Gender Equity and Fairness in Schools
Reviewed by Kasey Short
Jason Ablin makes a bold statement in his final chapter: “Our educational system needs to be shattered and reconstructed to better address the developmental needs of children and how we perceive gender.”
All the preceding chapters give the readers the research to support his claim and the resources to make a difference. This book is a valuable and practical resource for teachers, administrators and stakeholders who are interested in promoting gender equity in schools.
The insightful and thought-provoking narrative delves into the complexity of gender equality in society and specifically in teaching and learning. Drawing on his extensive experience as a teacher and educational leader, Ablin provides a comprehensive analysis of how gender norms and biases are perpetuated within the schools and then offers many practical solutions for working toward a more equitable and inclusive environment for all students.
From research and theory to first-hand experiences
Throughout the book Ablin engages readers with a combination of research, theory, case studies, and his real-life examples and experiences. He shares stories of students, teachers, and parents he has worked with in his career to illustrate the challenges of creating gender equity, showcasing strategies he has found successful in addressing these challenges.
These stories help the reader visualize and make connections to the research presented and understand how everyday interactions with students can have long term impacts, both positive and negative.
Throughout the book I consistently made connections between his student examples and my own students throughout my career. This approach makes the book accessible, interesting, and important for a wide audience – teachers, administrators, policymakers, parents, etc.
He provides research and examples that span the education spectrum, including students from early childhood through their teen years and into adulthood. He highlights how gender impacts students at every state of their educational career, showcasing the pervasive and lasting impacts of gender bias and inequity. However, Ablin provides hope and inspiration by offering practical tools and solutions for readers to reconstruct systems and make impactful changes.
A wealth of short- and long- term options
While reading the book, I made notes of little things I could change in my language and approach and also long-term changes that are worth putting in place. By offering these options, Ablin helps readers feel both empowered to make immediate changes and motivated to keep working to solve the more complex, systemic issues.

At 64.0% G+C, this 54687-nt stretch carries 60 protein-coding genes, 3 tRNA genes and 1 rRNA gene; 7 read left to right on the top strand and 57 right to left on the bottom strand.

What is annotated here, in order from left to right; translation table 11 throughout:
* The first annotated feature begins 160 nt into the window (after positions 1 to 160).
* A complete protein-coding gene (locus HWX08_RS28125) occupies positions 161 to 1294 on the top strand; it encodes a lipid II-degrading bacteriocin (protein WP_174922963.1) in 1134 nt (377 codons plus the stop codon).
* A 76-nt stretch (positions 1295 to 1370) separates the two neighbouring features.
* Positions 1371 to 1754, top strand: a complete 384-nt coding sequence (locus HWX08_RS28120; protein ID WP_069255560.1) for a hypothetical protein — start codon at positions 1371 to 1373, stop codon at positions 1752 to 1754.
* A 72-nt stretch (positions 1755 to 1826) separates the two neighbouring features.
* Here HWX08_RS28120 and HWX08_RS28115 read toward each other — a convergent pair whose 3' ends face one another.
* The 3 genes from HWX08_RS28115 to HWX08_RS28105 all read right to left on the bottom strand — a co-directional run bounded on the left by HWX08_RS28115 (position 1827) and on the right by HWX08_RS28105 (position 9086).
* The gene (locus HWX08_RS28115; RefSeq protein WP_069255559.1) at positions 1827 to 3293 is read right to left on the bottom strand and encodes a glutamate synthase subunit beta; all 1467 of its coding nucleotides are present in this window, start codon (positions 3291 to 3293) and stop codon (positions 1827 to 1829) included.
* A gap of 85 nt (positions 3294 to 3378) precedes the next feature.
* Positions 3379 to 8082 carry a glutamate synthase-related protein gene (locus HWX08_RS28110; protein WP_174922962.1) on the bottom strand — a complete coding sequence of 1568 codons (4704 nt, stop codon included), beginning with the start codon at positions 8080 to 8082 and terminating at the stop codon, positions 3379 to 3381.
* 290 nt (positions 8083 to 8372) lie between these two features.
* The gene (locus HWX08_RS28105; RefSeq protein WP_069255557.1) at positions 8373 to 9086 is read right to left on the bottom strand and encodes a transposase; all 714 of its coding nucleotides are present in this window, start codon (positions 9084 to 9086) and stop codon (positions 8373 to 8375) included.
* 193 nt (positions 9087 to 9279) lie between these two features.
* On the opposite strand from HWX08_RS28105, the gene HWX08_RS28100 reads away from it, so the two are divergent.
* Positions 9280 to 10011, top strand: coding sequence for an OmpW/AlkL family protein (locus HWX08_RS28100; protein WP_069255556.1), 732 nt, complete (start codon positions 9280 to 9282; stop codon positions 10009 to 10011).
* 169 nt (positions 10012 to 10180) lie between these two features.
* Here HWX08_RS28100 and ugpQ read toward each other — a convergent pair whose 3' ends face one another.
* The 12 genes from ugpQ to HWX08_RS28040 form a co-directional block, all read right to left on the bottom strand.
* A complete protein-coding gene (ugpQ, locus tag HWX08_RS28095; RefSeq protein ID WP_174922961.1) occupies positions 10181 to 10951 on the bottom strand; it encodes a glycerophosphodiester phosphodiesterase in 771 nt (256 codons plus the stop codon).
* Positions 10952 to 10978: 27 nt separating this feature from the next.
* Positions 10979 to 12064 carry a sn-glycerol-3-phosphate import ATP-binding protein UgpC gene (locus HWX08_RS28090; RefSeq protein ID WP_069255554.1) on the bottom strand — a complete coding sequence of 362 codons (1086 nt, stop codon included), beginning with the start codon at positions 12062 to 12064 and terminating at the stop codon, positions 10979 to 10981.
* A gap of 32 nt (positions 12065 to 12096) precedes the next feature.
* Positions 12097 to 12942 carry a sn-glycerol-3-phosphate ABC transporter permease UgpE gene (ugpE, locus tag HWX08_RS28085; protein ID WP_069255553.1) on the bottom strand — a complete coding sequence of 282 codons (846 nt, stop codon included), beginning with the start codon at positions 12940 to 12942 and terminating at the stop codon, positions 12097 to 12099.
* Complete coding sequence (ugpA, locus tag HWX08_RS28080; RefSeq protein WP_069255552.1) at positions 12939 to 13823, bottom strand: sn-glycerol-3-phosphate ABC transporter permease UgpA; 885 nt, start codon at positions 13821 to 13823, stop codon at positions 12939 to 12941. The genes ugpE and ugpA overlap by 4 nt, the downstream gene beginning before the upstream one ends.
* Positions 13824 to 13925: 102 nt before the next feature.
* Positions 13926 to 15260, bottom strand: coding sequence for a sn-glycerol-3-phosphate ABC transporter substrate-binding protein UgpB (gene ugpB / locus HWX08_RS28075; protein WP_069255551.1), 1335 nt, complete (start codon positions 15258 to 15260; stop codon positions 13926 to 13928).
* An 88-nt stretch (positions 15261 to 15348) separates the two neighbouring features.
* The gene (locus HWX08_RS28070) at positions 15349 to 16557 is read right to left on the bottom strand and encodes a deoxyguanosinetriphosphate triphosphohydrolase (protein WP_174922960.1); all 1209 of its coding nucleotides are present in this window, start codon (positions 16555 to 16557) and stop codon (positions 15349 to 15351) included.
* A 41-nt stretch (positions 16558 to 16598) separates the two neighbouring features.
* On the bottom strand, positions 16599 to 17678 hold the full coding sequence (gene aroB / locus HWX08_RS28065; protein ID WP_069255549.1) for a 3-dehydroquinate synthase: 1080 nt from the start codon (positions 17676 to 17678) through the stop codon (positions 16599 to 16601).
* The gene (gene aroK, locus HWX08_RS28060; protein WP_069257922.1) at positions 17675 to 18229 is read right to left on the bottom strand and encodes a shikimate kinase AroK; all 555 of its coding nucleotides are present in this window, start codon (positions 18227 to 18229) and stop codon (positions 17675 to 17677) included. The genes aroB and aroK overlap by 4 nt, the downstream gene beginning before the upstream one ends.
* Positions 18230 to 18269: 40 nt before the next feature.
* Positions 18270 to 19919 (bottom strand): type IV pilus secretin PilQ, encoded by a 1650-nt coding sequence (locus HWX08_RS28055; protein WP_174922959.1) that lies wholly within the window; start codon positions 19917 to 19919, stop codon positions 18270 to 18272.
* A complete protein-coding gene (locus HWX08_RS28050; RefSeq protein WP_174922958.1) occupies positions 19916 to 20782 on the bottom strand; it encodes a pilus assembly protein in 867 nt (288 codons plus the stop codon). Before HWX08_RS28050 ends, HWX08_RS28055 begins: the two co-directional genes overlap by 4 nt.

In addition to the book’s extensive resources, the appendix offers numerous resources to help educators begin to create more equitable schools. It includes discussion questions for teachers, surveys for students, writing exercises, tools for evaluating and rethinking classroom spaces, and much more.
A guide for all educators
The Gender Equation in Schools is a valuable resource for anyone working in the educational field. The book is written with clear and concise language while providing insights and recommendations that are practical and inspiring. Gender equity is important and impacts all students, of all ages, in all classrooms.
This book is a starting point for beginning to understand the impact of gender bias on individuals and our entire educational system and then to work towards meaningful change. After reading his book, I began to follow Ablin on Twitter @JasonAblin and have enjoyed his content. His Tweets are a great way to continue hearing from him and learning more about gender equity and other current education issues.
Kasey Short (@shortisweet3) is the Middle School Director of Studies and an 8th Grade English Teacher and Advisor at Charlotte (NC) Country Day School. Kasey loves to share ideas from her classroom and writes frequently for MiddleWeb. She attended the University of North Carolina at Chapel Hill and earned a bachelor of arts in middle school education with a concentration in English and history. She went on to earn a master’s in curriculum and instruction from Winthrop University.